I remember during my senior year of college the struggle and confusion surrounding where to start my career. Luckily, I had a very helpful professor who gave me an overview of the different paths a security professional can take. As I started my career, it became apparent that it wasn’t as simple as he explained. Don’t let that terrify you, it’s actually a great part of the cyber security profession because it allows us to change paths and experience a new environment.
I did my best to create a chart that shows the path for each section of the information security profession. Keep in mind, every organization is structured differently and some job titles may be interchangeable (for example, security engineer and information security analyst can refer to the same job). The left side shows the possible path at each level of experience and the right side shows executive level positions. These positions can generally be filled by a qualified professional from any area of information security, although the job title will specify what area they’re dedicated too (Director of Compliance or Vice President – Application Protection).
Compliance and risk management are usually grouped together in one team since they are closely related. This team is tasked with developing, implementing, and managing requirements and programs related to compliance, security, and risk/fraud management. They monitor changes in regulations and business practices in their industry, as well as analyze trends and changes in regulatory compliance laws. This path usually leads to a career as an Information Security Officer.
Auditing is also closely related to compliance and risk management. This position requires knowledge of information security as well as the related industry. The main purpose of the team is to schedule and facility risk-based security audits. An audit is a review of an organization’s operations, such as security monitoring, policies and standards, system security, threat and vulnerability management. Knowledge of regulatory standards is necessary (PCI-DSS, Sarbanes Oxley, etc).
That big orange block can be categorized as vulnerability assessments. Although each of the four divisions have unique roles and responsibilities, the career path is relatively similar. A vulnerability assessment includes penetration testing and providing remediation guidance. It is also the team’s responsibility to maintain the related organization’s standards, as well as keeping up to date on any relevant regulations. Forensics and malware analysis are a bit different. These teams are more focused on research and development, assisting in any investigations or security incident responses. These paths usually lead to a role as a director or a security architect.
These roles involve facilitating the design of solutions that have the potential of affecting company wide systems in the areas of password management, user provisioning, system integration for authentication and authorization purposes. More experienced roles have the responsibility designing and implementing identity and security software. Most importantly, these roles design processes related to managing identities and access privileges. This path often leads to a role as a security architect.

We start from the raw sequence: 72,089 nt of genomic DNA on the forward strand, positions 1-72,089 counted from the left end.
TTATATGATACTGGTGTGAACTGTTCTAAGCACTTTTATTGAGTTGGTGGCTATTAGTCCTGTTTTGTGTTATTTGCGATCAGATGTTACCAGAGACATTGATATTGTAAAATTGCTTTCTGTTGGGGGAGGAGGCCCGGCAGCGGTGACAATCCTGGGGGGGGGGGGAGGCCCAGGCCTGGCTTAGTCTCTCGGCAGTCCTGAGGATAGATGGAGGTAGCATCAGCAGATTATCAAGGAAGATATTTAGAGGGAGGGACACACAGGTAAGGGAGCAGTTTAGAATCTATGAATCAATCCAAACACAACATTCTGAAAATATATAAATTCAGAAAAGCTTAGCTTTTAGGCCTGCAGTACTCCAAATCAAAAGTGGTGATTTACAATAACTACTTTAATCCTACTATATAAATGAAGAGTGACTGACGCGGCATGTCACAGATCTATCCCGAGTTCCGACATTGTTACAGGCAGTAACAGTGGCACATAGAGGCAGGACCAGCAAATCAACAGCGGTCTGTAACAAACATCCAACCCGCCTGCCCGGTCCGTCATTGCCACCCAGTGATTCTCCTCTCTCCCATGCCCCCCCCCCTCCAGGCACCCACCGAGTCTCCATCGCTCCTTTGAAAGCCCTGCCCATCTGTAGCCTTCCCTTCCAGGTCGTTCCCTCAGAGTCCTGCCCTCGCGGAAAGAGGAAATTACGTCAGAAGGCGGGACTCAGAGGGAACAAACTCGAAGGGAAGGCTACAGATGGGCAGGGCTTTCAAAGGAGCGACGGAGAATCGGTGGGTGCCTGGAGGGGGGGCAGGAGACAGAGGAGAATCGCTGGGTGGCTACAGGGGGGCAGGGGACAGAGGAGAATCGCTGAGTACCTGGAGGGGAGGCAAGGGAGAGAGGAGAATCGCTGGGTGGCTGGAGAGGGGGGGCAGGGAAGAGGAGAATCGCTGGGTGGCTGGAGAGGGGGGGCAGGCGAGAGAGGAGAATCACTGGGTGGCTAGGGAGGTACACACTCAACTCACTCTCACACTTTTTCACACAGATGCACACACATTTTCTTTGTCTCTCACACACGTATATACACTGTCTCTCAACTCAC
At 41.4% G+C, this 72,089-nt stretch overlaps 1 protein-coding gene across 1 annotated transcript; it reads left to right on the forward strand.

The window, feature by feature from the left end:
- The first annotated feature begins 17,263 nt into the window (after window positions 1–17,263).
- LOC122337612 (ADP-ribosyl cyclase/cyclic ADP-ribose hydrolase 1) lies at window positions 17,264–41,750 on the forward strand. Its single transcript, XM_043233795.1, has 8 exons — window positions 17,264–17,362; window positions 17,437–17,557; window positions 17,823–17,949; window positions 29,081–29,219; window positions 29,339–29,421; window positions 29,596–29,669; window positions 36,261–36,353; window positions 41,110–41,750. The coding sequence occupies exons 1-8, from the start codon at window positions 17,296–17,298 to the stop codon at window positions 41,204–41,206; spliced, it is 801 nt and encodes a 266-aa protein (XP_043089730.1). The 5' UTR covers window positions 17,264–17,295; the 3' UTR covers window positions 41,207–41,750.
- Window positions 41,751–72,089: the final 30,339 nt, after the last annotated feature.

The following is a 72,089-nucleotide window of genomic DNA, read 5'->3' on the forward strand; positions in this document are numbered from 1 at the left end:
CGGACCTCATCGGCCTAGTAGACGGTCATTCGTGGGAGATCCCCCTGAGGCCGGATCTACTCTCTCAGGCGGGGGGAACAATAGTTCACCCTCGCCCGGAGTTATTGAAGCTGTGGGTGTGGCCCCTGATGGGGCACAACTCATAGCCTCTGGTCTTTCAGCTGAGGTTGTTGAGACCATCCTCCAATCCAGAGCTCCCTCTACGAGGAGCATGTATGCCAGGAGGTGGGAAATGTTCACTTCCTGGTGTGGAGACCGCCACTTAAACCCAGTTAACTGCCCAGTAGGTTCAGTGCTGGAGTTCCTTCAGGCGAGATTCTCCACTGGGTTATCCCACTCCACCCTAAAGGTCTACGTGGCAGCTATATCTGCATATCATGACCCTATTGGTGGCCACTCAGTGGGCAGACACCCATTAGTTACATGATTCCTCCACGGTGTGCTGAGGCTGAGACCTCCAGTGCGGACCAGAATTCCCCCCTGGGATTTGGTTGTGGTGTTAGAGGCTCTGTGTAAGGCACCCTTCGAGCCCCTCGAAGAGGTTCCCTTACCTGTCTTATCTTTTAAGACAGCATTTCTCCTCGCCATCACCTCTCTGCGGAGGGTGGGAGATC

Consulting work is a different environment from the corporate world. Consulting firms such as Gotham Digital Science or IT Immunity are hired to send their consultants and ethical hackers to evaluate the security of an organization. The scope of these assessments varies widely, depending on what the organization needs to evaluate, and increases as you become more experienced. One assessment may only require a white box application vulnerability assessment, while another may be pure black box testing of an entire corporation. I’ve had the pleasure of speaking to some very experienced consultants and they absolutely love it. It does require knowledge of a wide array of tools and testing techniques, everything from SQL injections to social engineering. The Certified Ethical Hacker (CEH) certification is an absolutely must to advance in the field.
Where To Start
There’s a lot of options. Talking to an information security professional about their experience helps a lot. My expertise is in web application security and it took me until my last week of college to decide where I wanted to start, but you always have the option of hopping from path to path because much of the knowledge required for one position can be used in another.
Here are a few other ideas to help you get started in your cyber security career:
- Make a Twitter account dedicated to information security. Follow a bunch of security professionals and participate in any discussions you see. You can find mine at @TheLaytonCipher.
- Start a blog (hence, the blog you’re reading right now). Do you own research and make posts about it.
- Study and attempt an entry-level certification. Security+ is a good one, and GIAC has a couple as well.
- Follow cyber security news and see what articles you find interesting. I have a couple of apps on my phone that update me every day.
- Attend you local OWASP meeting, it’s a great place to meet security professionals (and eat free food).
- Find an information security related project you could do. My senior project was a working username/password login that used keystroke dynamics as multi-factor authentication.
- Contract work is a good first job. Contracts can be anywhere from 3 months to a year (possibly longer), and they often offer a full-time position at the end of it. This also allows you to try multiple roles without having to commit.
Most importantly, don’t worry. Information security is a steadily growing field, new jobs are being created every day (yay cloud security). It’s only a matter of time before the right job comes along.
Thanks for reading and good luck!